NEW YORK — It’s an almost weekly occurrence: On Tuesday, Goodwill said its computer systems may have been hacked, leading to the possible theft of customers’ credit and debit card information.
As data breaches become increasingly common, consumers don’t often know what to do when a company they’ve done business with experiences a breach.
Here are five ways you can avoid becoming a victim of identity theft — even if your data have been compromised.
1. Monitor your bank statements. The easiest and most effective way to make sure someone hasn’t made fraudulent charges to your account is to keep a close tab on your bank statements.
Gartner analyst Avivah Litan recommends checking at least once a month. If you find something that doesn’t seem right, call your bank right away.
2. Use a credit card, not a debit card. Government regulations protect you from liability for fraudulent charges over $50 when you use a credit card or a debit card with a signature, not a pin number. But if you use a debit card with a pin, the regulations are murkier, and you may end up being liable for some charges.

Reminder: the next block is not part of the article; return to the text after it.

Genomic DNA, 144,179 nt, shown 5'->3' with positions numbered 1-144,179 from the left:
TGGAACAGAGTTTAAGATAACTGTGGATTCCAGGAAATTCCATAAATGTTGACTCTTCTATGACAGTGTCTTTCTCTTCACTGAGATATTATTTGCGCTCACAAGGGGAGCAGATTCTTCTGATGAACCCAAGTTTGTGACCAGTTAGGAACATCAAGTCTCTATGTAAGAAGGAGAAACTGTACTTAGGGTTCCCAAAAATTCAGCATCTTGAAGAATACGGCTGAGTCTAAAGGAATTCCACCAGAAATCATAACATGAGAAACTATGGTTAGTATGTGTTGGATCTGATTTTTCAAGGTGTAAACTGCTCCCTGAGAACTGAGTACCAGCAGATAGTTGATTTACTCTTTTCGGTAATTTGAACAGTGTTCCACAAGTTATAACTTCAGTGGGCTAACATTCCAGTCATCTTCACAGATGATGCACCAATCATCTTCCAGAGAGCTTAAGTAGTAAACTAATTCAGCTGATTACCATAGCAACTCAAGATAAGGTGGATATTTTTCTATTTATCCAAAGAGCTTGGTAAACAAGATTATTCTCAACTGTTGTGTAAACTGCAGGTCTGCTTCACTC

3. Get free credit monitoring. The government offers three free credit checks a year. The reports will show if any loans or new credit cards have been taken out in your name.
Here’s where to find free credit reports: www.annualcreditreport.com/index.action. Also, companies that have had a data breach often offer to pay for customers’ credit monitoring.
4. Bank smarter. Many banks offer a service that sends an email alert when any major changes — or charges — are made to a customer’s account.
If you want to be extra cautious, don’t make money transfers online or pay bills electronically — use a check. Also, experts recommend changing your passwords often.
5. Don’t rely on companies. Don’t depend on companies to let you know if your data have been stolen.
If you want to protect yourself, it’s best to take matters into your own hands.United States - North America
First Published July 24, 2014 10:23 PM